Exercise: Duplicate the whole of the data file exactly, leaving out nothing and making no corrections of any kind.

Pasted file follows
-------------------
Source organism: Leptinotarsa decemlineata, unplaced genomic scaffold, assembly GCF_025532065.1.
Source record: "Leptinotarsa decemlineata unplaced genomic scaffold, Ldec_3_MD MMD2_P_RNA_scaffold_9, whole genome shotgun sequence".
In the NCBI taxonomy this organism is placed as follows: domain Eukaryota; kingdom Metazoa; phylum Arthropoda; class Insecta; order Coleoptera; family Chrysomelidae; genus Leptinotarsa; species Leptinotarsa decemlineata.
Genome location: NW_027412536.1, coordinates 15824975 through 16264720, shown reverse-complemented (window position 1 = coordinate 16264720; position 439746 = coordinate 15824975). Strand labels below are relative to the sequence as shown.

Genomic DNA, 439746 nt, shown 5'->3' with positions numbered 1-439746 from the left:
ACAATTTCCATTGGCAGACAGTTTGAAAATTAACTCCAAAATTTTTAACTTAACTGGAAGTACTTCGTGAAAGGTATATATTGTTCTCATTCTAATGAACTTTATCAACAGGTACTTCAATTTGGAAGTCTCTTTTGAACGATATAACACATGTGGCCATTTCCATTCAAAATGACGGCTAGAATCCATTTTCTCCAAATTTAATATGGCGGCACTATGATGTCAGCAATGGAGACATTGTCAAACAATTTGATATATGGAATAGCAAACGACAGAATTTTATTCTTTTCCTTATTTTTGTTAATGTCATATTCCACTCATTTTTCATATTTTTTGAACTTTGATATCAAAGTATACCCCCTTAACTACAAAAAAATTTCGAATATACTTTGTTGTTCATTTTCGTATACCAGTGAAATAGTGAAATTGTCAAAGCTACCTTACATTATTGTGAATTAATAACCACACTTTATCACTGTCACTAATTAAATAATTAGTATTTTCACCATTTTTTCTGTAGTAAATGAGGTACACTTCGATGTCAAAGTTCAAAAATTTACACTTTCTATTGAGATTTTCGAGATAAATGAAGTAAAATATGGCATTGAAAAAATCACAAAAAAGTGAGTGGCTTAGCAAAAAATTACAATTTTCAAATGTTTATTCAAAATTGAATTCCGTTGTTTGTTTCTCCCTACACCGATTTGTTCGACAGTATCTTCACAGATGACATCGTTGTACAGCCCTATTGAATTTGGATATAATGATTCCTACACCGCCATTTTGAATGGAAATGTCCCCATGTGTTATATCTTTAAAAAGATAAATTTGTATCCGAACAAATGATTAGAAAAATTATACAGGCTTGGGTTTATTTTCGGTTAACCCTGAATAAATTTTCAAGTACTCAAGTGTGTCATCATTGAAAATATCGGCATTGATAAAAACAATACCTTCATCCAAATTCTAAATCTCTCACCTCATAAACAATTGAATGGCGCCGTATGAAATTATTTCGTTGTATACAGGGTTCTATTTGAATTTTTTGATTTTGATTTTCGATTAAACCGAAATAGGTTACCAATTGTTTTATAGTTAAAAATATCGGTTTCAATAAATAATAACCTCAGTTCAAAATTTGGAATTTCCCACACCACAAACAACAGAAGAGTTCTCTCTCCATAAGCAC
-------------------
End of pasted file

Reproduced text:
Source organism: Leptinotarsa decemlineata, unplaced genomic scaffold, assembly GCF_025532065.1.
Source record: "Leptinotarsa decemlineata unplaced genomic scaffold, Ldec_3_MD MMD2_P_RNA_scaffold_9, whole genome shotgun sequence".
In the NCBI taxonomy this organism is placed as follows: domain Eukaryota; kingdom Metazoa; phylum Arthropoda; class Insecta; order Coleoptera; family Chrysomelidae; genus Leptinotarsa; species Leptinotarsa decemlineata.
Genome location: NW_027412536.1, coordinates 15824975 through 16264720, shown reverse-complemented (window position 1 = coordinate 16264720; position 439746 = coordinate 15824975). Strand labels below are relative to the sequence as shown.

Genomic DNA, 439746 nt, shown 5'->3' with positions numbered 1-439746 from the left:
ACAATTTCCATTGGCAGACAGTTTGAAAATTAACTCCAAAATTTTTAACTTAACTGGAAGTACTTCGTGAAAGGTATATATTGTTCTCATTCTAATGAACTTTATCAACAGGTACTTCAATTTGGAAGTCTCTTTTGAACGATATAACACATGTGGCCATTTCCATTCAAAATGACGGCTAGAATCCATTTTCTCCAAATTTAATATGGCGGCACTATGATGTCAGCAATGGAGACATTGTCAAACAATTTGATATATGGAATAGCAAACGACAGAATTTTATTCTTTTCCTTATTTTTGTTAATGTCATATTCCACTCATTTTTCATATTTTTTGAACTTTGATATCAAAGTATACCCCCTTAACTACAAAAAAATTTCGAATATACTTTGTTGTTCATTTTCGTATACCAGTGAAATAGTGAAATTGTCAAAGCTACCTTACATTATTGTGAATTAATAACCACACTTTATCACTGTCACTAATTAAATAATTAGTATTTTCACCATTTTTTCTGTAGTAAATGAGGTACACTTCGATGTCAAAGTTCAAAAATTTACACTTTCTATTGAGATTTTCGAGATAAATGAAGTAAAATATGGCATTGAAAAAATCACAAAAAAGTGAGTGGCTTAGCAAAAAATTACAATTTTCAAATGTTTATTCAAAATTGAATTCCGTTGTTTGTTTCTCCCTACACCGATTTGTTCGACAGTATCTTCACAGATGACATCGTTGTACAGCCCTATTGAATTTGGATATAATGATTCCTACACCGCCATTTTGAATGGAAATGTCCCCATGTGTTATATCTTTAAAAAGATAAATTTGTATCCGAACAAATGATTAGAAAAATTATACAGGCTTGGGTTTATTTTCGGTTAACCCTGAATAAATTTTCAAGTACTCAAGTGTGTCATCATTGAAAATATCGGCATTGATAAAAACAATACCTTCATCCAAATTCTAAATCTCTCACCTCATAAACAATTGAATGGCGCCGTATGAAATTATTTCGTTGTATACAGGGTTCTATTTGAATTTTTTGATTTTGATTTTCGATTAAACCGAAATAGGTTACCAATTGTTTTATAGTTAAAAATATCGGTTTCAATAAATAATAACCTCAGTTCAAAATTTGGAATTTCCCACACCACAAACAACAGAAGAGTTCTCTCTCCATAAGCAC